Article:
Alex Cobham ■ New UN tax handbook: Lower-income countries vs OECD BEPS


The UN has just released an updated edition of its United Nations Handbook on Selected Issues in Protecting the Tax Base of Developing Countries. While technical in style and cautious in approach, the UN tax handbook identifies a range of issues in which the OECD’s Base Erosion and Profit Shifting (BEPS) process has failed to deliver for lower-income countries – which suffer most intensely from the estimated $500 billion of annual revenue losses due to multinational companies’ tax abuses.

With tax justice an increasingly high-profile area of debate at the UN, the handbook provides both a valuable resource in terms of technical analysis of profit shifting from a lower-income country perspective, but also an interesting snapshot of how the politics of international tax is changing and will continue to do so.

The chapters of the edited volume address a range of important aspects of the OECD BEPS process, such as rules on permanent establishment, and areas of BEPS activity not addressed by the OECD, such as General Anti Avoidance Rules (GAARs) and tax incentives. Inevitably, with a range of authors there are quite different approaches to the established OECD positions. Some directly address the extent to which lower-income countries can and should go beyond, or counter to, the OECD BEPS positions. Others take the BEPS process as effectively final, and explore the implications for lower-income countries and the scope for progress within, or working around, the OECD outcome.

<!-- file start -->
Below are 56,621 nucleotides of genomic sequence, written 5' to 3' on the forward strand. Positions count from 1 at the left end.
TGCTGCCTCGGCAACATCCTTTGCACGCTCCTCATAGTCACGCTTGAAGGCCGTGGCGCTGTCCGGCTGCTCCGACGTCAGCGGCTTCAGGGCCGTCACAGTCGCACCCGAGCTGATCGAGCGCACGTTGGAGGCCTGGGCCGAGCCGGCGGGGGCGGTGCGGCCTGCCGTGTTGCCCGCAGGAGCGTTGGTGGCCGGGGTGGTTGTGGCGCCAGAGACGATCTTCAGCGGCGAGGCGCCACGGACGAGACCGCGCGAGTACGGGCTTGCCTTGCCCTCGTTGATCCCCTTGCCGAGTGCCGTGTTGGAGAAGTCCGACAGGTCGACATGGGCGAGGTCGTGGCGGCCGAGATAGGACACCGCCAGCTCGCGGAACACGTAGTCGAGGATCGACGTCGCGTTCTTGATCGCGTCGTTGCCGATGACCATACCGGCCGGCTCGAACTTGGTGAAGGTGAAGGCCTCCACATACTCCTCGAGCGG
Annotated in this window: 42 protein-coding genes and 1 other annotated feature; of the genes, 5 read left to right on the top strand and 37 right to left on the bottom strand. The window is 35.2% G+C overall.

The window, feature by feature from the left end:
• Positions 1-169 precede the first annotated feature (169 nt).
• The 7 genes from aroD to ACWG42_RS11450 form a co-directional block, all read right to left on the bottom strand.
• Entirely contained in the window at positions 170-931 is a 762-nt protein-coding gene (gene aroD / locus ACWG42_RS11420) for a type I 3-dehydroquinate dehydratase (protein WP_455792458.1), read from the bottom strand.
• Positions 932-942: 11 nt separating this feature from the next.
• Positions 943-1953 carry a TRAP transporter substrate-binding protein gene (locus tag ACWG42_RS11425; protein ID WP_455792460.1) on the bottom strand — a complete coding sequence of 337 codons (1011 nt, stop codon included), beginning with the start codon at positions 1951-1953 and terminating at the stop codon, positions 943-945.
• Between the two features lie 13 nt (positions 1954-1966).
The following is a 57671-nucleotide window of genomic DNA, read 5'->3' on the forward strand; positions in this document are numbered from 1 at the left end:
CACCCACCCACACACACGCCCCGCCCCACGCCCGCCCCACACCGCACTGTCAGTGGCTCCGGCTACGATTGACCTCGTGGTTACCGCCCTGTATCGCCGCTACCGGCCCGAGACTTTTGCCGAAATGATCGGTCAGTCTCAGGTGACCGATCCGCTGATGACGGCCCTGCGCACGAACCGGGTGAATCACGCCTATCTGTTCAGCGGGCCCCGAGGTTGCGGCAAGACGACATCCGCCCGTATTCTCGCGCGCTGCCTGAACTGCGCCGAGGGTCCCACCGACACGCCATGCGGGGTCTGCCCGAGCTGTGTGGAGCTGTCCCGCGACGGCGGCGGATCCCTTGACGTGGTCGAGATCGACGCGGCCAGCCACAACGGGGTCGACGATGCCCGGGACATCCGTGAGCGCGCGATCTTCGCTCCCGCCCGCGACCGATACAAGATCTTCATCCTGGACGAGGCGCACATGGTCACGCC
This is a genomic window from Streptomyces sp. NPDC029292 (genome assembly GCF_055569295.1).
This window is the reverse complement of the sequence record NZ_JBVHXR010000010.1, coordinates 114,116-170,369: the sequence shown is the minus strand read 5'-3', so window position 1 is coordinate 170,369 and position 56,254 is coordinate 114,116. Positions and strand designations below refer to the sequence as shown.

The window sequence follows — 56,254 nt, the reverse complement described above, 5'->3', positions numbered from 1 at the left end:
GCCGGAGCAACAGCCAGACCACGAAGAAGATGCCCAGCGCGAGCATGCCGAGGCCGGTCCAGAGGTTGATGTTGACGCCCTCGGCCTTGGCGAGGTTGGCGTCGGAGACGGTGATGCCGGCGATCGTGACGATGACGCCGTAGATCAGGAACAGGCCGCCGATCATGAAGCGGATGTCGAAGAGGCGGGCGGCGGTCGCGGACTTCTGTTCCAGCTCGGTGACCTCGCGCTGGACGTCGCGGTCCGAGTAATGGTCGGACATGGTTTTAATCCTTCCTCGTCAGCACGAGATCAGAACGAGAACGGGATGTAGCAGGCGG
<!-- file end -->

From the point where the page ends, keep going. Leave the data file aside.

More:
For example, the handbook highlights the attempts of multinational companies to limit both the availability and use of country-by-country reporting data – above all, to prevent any use for formulary apportionment approaches that would break with the arm’s length principle that OECD BEPS was designed to protect. At the same time however, the handbook is cautious about drawing the obvious implication – that lower-income countries should simply require this information directly as a condition for multinationals to operate in their jurisdiction, and use it as they choose – rather than rely on the OECD’s byzantine and obstructive information ‘exchange’ arrangements in this area.

Overall, there is a great deal of valuable information in the handbook – and a window to the future. Many of the failings of OECD BEPS for lower-income countries identified here will be at the heart of the international tax debate over the coming years. The UN tax committee has a new membership more representative of lower-income countries, and additional funding from India. There is greater engagement on tax questions from the G77, not least with Ecuador in the chair. And finally, the political turmoil in the US and UK (and to a much lesser extent the EU) opens the door for lower-income countries to seek progress in the historically limited international political space for tax justice.

The UN tax handbook may pull some of its punches, but if there’s a fully representative, intergovernmental tax body coming down the tracks, it will find much of its agenda here.

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